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EB-5 Compliance Initiative Means a Compliance Plan; Rollercoaster Processing Time Reports
EB-5 Compliance Initiative Means a Compliance Plan
After threatening to do this last August, the USCIS Fraud Detection and National Security Directorate (FDNS) is turning its attention to the EB-5 program. FDNS will institute three compliance initiatives – Regional Center audits, site visits and interviews of investors at the I-829 stage.
Site visits are either random and unannounced or based on suspected fraud. This will likely be managed the same way as USCIS’s antifraud enforcement in the H-1B and L-1 visa programs and similar to that for R-1 visas for religious workers, which operates under a separate regulation, but in practical application is the same.
Site visits may present a significant intrusion to the business. USCIS may demand records which must be carefully analyzed and the response carefully made. Based on related experience USCIS will likely want to examine basic financial and tax records, financial analysis, contracts, evidence of job creation, and use of the foreign capital investment, and procedures to ensure compliance with securities laws.
Regional centers will have to keep meticulous records across multiple areas of operation and continue diligent maintenance practices and associated record keeping. Advance planning and training are essential to enhancing success when USCIS comes calling.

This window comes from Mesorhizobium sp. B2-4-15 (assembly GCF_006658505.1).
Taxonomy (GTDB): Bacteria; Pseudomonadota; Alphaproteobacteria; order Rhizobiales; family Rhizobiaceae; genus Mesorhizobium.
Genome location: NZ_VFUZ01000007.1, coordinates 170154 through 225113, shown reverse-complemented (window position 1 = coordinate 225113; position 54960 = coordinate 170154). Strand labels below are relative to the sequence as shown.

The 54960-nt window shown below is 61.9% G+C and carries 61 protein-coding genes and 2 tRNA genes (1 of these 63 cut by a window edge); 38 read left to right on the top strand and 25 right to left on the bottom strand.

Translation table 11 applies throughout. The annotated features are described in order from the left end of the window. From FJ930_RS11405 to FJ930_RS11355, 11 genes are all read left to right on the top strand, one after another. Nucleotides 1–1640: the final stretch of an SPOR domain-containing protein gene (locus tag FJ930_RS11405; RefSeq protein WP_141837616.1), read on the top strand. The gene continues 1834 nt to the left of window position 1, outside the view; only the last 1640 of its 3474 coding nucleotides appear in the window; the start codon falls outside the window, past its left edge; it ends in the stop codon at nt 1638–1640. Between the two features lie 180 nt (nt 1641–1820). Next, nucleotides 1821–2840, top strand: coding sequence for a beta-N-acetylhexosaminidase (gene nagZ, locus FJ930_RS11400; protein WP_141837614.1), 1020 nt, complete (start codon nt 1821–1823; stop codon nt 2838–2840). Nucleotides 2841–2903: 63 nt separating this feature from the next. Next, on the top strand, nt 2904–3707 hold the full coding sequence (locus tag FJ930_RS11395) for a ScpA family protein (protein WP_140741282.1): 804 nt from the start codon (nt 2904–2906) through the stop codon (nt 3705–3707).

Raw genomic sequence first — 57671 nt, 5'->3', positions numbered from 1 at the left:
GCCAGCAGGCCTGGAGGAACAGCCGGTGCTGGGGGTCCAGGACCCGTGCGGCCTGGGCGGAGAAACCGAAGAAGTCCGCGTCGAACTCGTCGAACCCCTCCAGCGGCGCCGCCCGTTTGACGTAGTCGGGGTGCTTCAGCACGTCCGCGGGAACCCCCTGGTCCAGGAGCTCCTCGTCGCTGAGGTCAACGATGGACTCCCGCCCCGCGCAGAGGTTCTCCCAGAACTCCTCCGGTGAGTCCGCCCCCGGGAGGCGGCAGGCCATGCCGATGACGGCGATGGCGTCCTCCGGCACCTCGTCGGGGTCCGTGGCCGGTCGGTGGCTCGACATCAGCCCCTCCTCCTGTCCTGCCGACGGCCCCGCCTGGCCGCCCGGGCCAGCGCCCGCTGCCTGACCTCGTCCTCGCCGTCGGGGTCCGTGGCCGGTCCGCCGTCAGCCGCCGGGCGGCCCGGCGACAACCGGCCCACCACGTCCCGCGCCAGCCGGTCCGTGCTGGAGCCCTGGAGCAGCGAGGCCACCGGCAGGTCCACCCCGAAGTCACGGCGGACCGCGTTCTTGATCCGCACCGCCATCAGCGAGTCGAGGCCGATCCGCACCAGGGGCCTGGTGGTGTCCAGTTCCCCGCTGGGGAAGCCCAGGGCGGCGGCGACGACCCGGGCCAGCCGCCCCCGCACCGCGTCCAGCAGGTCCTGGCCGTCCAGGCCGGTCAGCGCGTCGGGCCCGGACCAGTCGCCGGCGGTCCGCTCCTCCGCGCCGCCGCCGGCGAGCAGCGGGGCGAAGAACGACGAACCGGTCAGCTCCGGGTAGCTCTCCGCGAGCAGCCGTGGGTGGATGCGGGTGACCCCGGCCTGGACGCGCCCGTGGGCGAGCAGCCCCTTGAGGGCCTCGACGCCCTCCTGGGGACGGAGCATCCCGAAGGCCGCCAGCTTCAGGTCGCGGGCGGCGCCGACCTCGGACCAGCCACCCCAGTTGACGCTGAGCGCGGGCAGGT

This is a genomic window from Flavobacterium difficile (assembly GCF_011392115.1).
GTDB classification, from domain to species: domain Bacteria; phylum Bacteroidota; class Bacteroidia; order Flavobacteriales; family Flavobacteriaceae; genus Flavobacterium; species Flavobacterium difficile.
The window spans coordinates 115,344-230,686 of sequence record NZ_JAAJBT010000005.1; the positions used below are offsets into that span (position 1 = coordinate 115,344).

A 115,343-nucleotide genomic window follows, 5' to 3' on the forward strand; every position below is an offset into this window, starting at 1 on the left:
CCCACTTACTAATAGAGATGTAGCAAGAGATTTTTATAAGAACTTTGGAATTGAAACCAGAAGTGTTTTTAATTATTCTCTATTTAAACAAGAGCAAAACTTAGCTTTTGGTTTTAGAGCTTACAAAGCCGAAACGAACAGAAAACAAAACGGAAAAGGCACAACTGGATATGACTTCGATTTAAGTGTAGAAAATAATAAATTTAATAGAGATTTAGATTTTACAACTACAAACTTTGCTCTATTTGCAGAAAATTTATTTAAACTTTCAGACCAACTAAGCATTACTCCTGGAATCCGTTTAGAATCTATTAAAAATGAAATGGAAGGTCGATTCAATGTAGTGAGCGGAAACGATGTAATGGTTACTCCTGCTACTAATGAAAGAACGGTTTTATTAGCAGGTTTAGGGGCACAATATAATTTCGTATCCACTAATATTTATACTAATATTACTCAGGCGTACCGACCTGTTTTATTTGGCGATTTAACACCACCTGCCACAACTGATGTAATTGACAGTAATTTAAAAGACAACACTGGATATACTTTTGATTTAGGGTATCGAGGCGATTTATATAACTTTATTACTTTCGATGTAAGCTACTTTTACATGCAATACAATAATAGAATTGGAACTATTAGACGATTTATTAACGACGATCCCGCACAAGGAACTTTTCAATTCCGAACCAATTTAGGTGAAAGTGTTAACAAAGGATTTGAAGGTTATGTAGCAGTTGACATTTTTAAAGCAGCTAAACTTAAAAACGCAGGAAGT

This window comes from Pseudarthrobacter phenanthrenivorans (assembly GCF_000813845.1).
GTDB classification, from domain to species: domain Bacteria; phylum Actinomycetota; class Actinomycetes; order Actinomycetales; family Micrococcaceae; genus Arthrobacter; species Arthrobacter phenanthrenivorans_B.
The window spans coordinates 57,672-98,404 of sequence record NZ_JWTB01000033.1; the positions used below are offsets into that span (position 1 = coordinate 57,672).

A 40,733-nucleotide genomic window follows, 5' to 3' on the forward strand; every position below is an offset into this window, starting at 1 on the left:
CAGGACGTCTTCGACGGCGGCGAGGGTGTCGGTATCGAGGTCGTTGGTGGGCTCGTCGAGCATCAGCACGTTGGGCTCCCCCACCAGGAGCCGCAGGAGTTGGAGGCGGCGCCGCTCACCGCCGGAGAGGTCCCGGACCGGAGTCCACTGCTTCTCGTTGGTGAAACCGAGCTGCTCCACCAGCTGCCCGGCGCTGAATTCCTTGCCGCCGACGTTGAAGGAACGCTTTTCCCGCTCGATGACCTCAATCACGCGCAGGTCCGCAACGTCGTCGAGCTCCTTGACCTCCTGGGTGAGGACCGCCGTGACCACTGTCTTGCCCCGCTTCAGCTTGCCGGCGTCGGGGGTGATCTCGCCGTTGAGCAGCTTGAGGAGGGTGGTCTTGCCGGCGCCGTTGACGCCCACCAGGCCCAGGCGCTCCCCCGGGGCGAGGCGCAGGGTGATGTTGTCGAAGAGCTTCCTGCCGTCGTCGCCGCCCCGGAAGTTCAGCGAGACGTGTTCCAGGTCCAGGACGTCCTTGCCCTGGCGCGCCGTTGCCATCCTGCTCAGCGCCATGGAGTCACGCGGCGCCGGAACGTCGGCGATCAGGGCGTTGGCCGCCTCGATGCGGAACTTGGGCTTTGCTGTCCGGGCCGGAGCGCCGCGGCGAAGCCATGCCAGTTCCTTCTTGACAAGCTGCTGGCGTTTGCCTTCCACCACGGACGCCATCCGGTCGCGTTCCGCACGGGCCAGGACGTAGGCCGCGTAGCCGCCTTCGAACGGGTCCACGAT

Interviews for I-829 applicants will be mandatory for those selected. The first interviews will be virtual (i.e. Skype). Investors will be questioned about job creation and the allocation of their investment. The investor may be accompanied by a regional center representative and counsel. Regional centers will need to provide investors with updates and considerable documentation.
Randomized visits will also become routine. Having an audit of your business and establishing a compliance plan are essential. Lawler & Lawler is experienced in this area and can guide you as you prepare for compliance and to represent you in the event of a site visit.
Rollercoaster Processing Time Reports
Usually USCIS will list the posted timeframe in months as its average processing times. The posted time for I-526s has hovered between 15 to 18 months for some time. Sometimes when USCIS has extended processing delays, they will start posting the filing date of the last case that the office completed before updating the chart.
Recently, USCIS posted a processing report showing it is processing I-526s filed on August 12, 2015. This has caused confusion and led many investors to think their cases filed in August and September of 2015 may soon be granted.
That method of posting is only helpful to us if USCIS processes cases chronologically. However, we know that USCIS has not adhered to the "first in, first out" adjudication policy for I-526s and often adjudicates groups of investors in some projects at one time for processing efficiency. So they may have last approved a petition filed August 12, 2015 in one project, but there are still many more filed before that date still pending. This kind of reporting may result in what appears to be a faster or slower posted processing time than is true in practice.
Our most recent I-526 approvals have been for petitions filed between December 2014 and March 2015 (pending 14 to 17 months).
Martin & Tammi